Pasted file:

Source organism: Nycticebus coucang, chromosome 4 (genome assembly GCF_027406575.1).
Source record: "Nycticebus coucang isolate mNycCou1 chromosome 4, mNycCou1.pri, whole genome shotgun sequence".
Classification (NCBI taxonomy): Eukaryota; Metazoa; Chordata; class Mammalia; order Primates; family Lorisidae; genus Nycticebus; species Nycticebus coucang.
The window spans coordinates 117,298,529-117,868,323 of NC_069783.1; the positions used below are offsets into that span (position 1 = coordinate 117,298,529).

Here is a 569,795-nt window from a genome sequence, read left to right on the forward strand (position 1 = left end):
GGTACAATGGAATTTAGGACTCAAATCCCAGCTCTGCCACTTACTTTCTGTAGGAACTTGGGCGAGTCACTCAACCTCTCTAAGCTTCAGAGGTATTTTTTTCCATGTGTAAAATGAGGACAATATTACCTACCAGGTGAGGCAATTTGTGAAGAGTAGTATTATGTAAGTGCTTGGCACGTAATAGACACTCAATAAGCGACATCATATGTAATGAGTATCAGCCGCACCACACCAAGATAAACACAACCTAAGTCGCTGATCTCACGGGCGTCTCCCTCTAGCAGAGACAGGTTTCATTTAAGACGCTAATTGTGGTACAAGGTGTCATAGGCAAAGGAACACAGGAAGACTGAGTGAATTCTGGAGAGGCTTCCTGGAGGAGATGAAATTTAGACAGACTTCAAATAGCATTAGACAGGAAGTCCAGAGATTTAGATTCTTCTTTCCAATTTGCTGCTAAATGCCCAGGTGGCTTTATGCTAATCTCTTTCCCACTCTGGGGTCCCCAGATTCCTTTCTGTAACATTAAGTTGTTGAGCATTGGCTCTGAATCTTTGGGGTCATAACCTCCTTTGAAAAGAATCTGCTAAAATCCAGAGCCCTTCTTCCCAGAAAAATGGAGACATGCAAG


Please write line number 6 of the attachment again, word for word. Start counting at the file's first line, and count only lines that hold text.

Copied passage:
GGTACAATGGAATTTAGGACTCAAATCCCAGCTCTGCCACTTACTTTCTGTAGGAACTTGGGCGAGTCACTCAACCTCTCTAAGCTTCAGAGGTATTTTTTTCCATGTGTAAAATGAGGACAATATTACCTACCAGGTGAGGCAATTTGTGAAGAGTAGTATTATGTAAGTGCTTGGCACGTAATAGACACTCAATAAGCGACATCATATGTAATGAGTATCAGCCGCACCACACCAAGATAAACACAACCTAAGTCGCTGATCTCACGGGCGTCTCCCTCTAGCAGAGACAGGTTTCATTTAAGACGCTAATTGTGGTACAAGGTGTCATAGGCAAAGGAACACAGGAAGACTGAGTGAATTCTGGAGAGGCTTCCTGGAGGAGATGAAATTTAGACAGACTTCAAATAGCATTAGACAGGAAGTCCAGAGATTTAGATTCTTCTTTCCAATTTGCTGCTAAATGCCCAGGTGGCTTTATGCTAATCTCTTTCCCACTCTGGGGTCCCCAGATTCCTTTCTGTAACATTAAGTTGTTGAGCATTGGCTCTGAATCTTTGGGGTCATAACCTCCTTTGAAAAGAATCTGCTAAAATCCAGAGCCCTTCTTCCCAGAAAAATGGAGACATGCAAG